In adulthood, when faced with real-life moral dilemmas, men perceive the dilemma from justice point of view while women perceive the dilemma from caring point of view as they try to resolve (Kohlberg 24). This is quite practical because if one takes a case scenario of a real-life dilemma and demand possible solutions, the solution will be inclined to gender differences and this proves Gilligan’s argument that the role of self is gender-based true.
Gilligan further criticized psychological theories that try to describe woman from masculine point of view. Sigmund Freud’s Electra and Oedipal complexes describe the psychosexual development of a child but Electra complex portray woman as penile envy – describing woman in terms of masculine perception. According to the psychosexual theory, before the female child experience Electra complex, she has emotional attachment to her mother and this attachment is the cause of developmental failure in women.
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The poor resolution of the penile envy conflict in the psyche results in the compromised ego development in women. This leads to Freud’s conclusion that, the moral judgment in women is significantly influenced by the conditions of affection and hostility (Cherry Para. 8). Freud is depicting women from male point of view instead of from feminine point of view hence Gilligan perspective is more plausible.
Independence and intimacy is one of the gendered roles in the society according to Gilligan. For instance, the development of femininity requires that girls form a very close and intimate relationship with the mother so that they can learn their feminine roles. The mother also has an emotional attachment to the girl as they are of the same gender and can freely interact sharing their intimate issues (McClelland 54).
Due to the intimate relationships, girls tend to spend more time with their mothers than boys, and this is where the divergent roles of gender occur. The resulting effect of the intimate relationships of girl-mother makes the girl more dependent and social because the relationships have been an integral part of her development. The weakness in the feminine development is the dependence character that makes her always be reliant on others in terms of socialization (Gilligan 31).
In contrast, according to Erik Eriksson, the extent of the masculinity development depends on the maternal separation of the boys and adoption of the independent life (Smith Para. 8). The independence character of boys is a virtue in the society that shows maturity, the quality even girls require in competing effectively with the boys and assert their quest for equality. Gilligan’s arguments are novel and I conclusively agree with them.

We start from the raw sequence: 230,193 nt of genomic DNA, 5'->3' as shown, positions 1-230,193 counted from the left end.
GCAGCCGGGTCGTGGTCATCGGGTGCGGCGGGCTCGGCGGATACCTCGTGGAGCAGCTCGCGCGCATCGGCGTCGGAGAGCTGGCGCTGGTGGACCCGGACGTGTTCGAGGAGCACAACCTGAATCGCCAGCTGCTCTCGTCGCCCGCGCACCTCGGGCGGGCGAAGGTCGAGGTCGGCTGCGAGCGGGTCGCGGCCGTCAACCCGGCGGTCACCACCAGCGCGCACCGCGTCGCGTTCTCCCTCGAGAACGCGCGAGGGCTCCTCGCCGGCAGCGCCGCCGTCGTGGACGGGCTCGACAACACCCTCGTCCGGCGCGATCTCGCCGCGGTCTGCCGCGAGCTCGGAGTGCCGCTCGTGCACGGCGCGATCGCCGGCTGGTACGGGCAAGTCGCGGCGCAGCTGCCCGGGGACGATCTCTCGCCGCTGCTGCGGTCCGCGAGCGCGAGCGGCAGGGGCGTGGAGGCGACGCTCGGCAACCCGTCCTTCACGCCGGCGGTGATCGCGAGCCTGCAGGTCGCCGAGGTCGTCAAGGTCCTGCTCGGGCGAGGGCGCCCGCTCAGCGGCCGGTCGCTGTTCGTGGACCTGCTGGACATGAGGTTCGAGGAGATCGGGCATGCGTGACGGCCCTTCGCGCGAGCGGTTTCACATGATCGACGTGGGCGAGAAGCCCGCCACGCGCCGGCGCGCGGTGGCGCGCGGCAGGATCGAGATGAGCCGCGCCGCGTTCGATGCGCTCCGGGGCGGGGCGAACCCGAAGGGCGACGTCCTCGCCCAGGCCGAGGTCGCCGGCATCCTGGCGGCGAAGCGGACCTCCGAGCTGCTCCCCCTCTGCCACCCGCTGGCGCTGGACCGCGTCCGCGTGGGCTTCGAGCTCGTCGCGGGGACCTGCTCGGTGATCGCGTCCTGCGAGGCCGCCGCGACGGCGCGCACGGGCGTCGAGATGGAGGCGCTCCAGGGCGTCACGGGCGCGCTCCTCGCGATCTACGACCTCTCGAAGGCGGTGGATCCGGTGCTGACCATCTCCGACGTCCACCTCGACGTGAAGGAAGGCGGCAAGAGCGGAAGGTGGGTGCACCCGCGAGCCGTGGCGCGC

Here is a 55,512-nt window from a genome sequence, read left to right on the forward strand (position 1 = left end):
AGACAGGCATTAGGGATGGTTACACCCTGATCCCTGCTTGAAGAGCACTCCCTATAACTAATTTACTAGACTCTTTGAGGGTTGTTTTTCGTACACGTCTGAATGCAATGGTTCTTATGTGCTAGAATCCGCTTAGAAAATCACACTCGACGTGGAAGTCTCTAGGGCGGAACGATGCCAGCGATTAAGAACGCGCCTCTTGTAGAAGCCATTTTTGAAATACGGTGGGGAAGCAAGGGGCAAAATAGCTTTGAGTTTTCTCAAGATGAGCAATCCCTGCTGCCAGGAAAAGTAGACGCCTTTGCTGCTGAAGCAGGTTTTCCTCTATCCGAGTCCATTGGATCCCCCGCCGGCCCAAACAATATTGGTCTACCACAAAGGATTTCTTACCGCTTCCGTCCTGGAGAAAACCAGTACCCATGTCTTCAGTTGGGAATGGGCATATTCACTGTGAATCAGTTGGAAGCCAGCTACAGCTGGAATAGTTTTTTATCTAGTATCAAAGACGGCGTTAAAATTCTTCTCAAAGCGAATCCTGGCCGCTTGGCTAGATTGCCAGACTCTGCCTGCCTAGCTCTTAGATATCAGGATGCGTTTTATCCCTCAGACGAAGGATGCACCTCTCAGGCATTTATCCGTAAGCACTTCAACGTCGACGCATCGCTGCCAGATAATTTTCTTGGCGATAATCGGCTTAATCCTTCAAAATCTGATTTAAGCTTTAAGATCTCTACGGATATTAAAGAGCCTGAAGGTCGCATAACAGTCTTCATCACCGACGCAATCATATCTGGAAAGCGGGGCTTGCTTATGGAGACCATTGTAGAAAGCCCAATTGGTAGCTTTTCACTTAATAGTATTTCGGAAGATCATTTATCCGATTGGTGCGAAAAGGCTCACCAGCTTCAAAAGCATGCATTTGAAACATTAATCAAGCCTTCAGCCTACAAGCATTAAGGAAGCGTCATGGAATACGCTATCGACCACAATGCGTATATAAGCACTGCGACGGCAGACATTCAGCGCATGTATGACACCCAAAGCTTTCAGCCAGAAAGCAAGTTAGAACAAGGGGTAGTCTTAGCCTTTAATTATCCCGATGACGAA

Gilligan explanation on the disparity of the gendered roles in the society in terms of moral development, educational achievement, and acquirement of independence and intimacy have greatly criticized and changed the psychological theories. Her arguments have provided a plausible explanation as to why there are gender differences in the roles and achievement of the roles in the society.
The conclusive findings is that male are inclined to independence, individuation, self-achievement and logical morality while female are inclined to intimacy, relationships, socialization and caring morality and this sums up my agreement on Gilligan’s view that the role self in society is based on gender.
Cherry, Kendra. “Freud’s Stages of Psychosexual Development.” Psychology. 2010. Web.
Chodorow, Nancy. “Women’s Intellectual Contributions to the Study of Mind and Society.” Webster. 2002. Web.
Gilligan, Carol. “Women’s Place in Man’s Life Cycle.” Harvard Educational Review. 1979. 49(4); 31-46.
Kohlberg, Lawrence. “Continuities and Discontinuities in Childhood and Adult Moral Development Revisited.” In Collected Papers on Moral Development and Moral Education. Moral Education Research Foundation. 1973. Harvard University. Lovinger, Jane. “Measuring Ego Development.” 1970. San Francisco: Jossey-Bass.
McClelland, David. “Power: The Inner Experience.” 1975. New York: Irvington. Nicholas, Davidson. “Feminism and Sexual Harassment.” Society. 1983. 28(4); 39-44.
Smith, Williams. “Gender differences in the academic ethic and academic achievement” Psychology. 2005. Web.